With the warmth returning and shoots pushing back up through the soil, my mind goes to summer, relaxation, all that I hope to accomplish, and reading. What’s on my list that I haven’t touched yet? What goal do I want to set for myself? If I’m honest, I rarely meet the goal I set. I am a grand planner – I make lists of all I want to do, set up timelines of what should be finished by when, and every summer, without fail, August 1st comes as quite a shock.
I know this is the same for my students. Every year I tell them to not wait until August to begin, and every year, the emails start pouring in around two or so weeks before the new school year begins with questions and issues regarding summer reading assignments. We all wait. We all procrastinate. And that reminder brings me back to the same place every year around this time… what do we do about summer reading?
A wonderful teacher I know, Tricia Ebarvia, wrote a piece recently considering just this topic, and she raised an important question: what is it that we want to accomplish with it? In trying to answer this question, I always start with what I know from when I was in high school. I read books that got us started on the school year – things we would begin with, books to grapple with, books we could learn with. What I know was my teacher never gave us something that didn’t teach us about the world and about our place in it. Books and reading were not a skill-based assessment, as so often they are now, but about a life-based assessment. We spent weeks discussing what Crime and Punishment could teach us about forgiveness, guilt, and punishment. Are there crimes for which there is no repentance? How do we go about forgiving those who have wronged use? Is there room for love in those relationships? Healing? How do we forgive ourselves, above all?
Those were powerful conversations. I often find myself thinking back to those conversations and those two classes (European Literature Honors and AP Literature) to find my way as a teacher. I loved reading so much. From childhood. From as far back as I could remember. Even as a child, books were about forging relationships and managing them, about how to deal with loss or the stress of being a child having made a mistake. But in all of these musings, I remember then that not everyone has the relationship I did with reading. Not everyone has the philosophical debates in their heads the way I do – should Jane have ever ended up with Rochester? Was it weakness or was it forgiveness? Was it love or was it nostalgia? Instead, many of my students struggle with just the words on the page, getting through the plot and characters, never even getting to the point of philosophical debate because they’re struggling to understand just what happened in the novel.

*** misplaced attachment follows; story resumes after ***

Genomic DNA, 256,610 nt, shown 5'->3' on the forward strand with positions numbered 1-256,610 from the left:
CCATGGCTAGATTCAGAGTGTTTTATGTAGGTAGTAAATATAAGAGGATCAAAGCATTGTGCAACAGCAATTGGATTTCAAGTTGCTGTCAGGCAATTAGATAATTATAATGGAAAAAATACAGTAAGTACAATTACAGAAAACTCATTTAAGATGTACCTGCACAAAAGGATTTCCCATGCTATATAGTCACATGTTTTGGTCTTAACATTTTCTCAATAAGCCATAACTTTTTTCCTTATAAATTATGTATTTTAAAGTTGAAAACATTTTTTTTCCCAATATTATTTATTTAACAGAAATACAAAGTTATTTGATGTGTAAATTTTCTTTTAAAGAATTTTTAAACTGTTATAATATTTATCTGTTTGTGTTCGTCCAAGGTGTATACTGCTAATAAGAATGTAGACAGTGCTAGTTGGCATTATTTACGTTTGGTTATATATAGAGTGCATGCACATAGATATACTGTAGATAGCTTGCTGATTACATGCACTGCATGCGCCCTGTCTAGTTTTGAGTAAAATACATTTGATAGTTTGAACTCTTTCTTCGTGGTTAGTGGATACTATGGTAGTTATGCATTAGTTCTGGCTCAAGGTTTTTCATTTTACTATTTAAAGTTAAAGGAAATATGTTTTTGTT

So then if that’s the case, how does summer reading change? With my students who are not avid readers, who are even fearful readers, how can I give them reading to get them started on the class when they struggle to know what happened in the text? When reading itself is a battle all its own? When they struggle to appreciate the words on the page for the beauty I want them to see because they are still trying to understand the literal meaning of the sentence? This is a struggle foreign to me – I loved books, still do, and I loved school. I loved English class. I do not even remember learning to read. I just remember reading. All of my favorite teachers were and are English teachers. I would not have survived middle and high school without two of them in particular.